This time, the day started a little later, and after a slightly shorter trip we arrived in the community of Huinchos at around 9:30 a.m. After settling in the plaza, we began to call the children whose names were registered in a list provided by the community.
However, while we were handling the jackets, a lady approached me and spoke in Quechua; which I was not able to comprehend. That really gave me mixed feelings. As I had help from representatives from Huñuq Mayu to communicate with the lady, I realized that there is not only an economic gap between us (as I had noticed the first day), but also a giant cultural gap. At the same time I had to face the fact that I did not know Quechua (a language that my grandmother speaks fluently as it is her mother tongue), in part because of our disconnection with our roots. I remembered all those years of my childhood, where despite growing up in a family of Quechua speakers, it was never taught to me because it was seen as something unnecessary and even embarrassing.
However, I couldn't help but get distracted by the kids when we started with the giveawy. And you must understand, these children were fascinated with my hair (which I have dyed purple) and my tattoos. It took them seconds to form a circle around me and then fill me with a thousand questions about something that was surely unusual for them. They were hungry for more and no explanation I could give them was ever going to be enough. I was a novelty to them and they were very curious.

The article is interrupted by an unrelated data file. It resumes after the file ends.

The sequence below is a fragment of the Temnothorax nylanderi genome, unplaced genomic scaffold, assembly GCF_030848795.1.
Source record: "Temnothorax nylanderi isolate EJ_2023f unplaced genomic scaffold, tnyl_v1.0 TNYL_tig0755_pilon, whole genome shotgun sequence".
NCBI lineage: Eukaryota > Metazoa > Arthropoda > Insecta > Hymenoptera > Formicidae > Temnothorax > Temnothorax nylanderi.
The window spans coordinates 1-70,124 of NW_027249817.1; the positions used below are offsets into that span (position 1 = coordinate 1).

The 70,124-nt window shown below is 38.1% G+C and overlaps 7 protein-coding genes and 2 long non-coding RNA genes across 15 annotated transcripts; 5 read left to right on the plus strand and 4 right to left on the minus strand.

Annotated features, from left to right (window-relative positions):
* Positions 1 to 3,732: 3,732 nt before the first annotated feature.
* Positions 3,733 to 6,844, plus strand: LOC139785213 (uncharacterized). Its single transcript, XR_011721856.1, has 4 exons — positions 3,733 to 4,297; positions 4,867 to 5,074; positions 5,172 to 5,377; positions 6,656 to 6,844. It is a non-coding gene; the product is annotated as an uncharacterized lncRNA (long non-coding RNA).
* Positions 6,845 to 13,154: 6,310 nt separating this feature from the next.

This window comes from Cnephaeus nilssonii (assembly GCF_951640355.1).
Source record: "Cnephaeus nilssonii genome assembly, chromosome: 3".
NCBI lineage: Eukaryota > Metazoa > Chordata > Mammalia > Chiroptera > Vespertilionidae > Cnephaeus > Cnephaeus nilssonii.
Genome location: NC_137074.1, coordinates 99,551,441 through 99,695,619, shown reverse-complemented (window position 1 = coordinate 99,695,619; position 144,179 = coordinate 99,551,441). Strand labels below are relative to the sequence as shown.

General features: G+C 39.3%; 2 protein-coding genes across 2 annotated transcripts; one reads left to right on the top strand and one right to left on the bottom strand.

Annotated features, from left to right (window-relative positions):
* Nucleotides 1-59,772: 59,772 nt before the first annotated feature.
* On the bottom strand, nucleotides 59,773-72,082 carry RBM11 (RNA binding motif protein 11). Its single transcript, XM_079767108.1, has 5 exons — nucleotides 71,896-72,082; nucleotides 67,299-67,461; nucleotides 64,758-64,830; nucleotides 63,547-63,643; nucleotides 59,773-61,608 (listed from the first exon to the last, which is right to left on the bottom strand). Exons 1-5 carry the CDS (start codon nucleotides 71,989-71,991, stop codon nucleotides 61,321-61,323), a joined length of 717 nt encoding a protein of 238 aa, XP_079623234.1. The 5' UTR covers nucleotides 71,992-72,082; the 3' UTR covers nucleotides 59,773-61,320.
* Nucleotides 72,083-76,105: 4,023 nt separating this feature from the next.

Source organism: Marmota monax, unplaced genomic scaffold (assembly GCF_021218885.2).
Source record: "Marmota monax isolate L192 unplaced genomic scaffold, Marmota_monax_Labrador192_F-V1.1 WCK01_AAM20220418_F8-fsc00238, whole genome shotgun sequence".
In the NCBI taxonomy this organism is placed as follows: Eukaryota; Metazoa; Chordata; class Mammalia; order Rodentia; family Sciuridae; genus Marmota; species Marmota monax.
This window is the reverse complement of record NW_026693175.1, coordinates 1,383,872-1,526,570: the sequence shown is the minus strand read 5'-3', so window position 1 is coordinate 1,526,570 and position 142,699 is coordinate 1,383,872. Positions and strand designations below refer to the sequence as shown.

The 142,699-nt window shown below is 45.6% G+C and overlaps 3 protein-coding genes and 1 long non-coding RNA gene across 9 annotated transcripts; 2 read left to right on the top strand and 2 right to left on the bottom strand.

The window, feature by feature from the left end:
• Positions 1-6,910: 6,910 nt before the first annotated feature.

Finally we go to the community of Patacocha, which is about 15 minutes from Huinchos. There we had to wait about an hour for the children to come down from the school, which was at a considerable distance away. Again, you realize how distances symbolize that gap that separates us and sometimes constitutes a barrier that accentuates inequality.
The children did not stop arriving while we were delivering the jackets Some were running down, others by bicycle. There we took a thousand photos; the children were obsessed with taking selfies to see themselves later in the photos.
We are different stars on the same sky
Upon returning from this wonderful experience, not only did I understand, first-hand, all the logistics behind a purchase of a Hoseg´s jacket, but I also returned with a different vision of all the privileges to which I am very much used to. Although we are only helping to solve one of the needs of these children, the collective actions of our allies make these initiatives a snowball that little by little can help change their lives.
Also once again I understood that we are different stars on the same sky and that there are enormous distances that still separate us. However, thanks to Huñuq Mayu, Scania and Ayuda en Acción, as well as other allies, we are able to make these distances shorter through a our coordinated efforts. But this will only be achieved with the joint participation of society and the Government.
One more year of impact
With this giveaway we close one more year of collective action and we want to share with you the list of communities that we have sheltered throughout 2021. Although it has been an atypical year (with a lot of uncertainty), we have managed to meet the challenge thanks to you and we will continue to build the path together, always aligned with our purpose.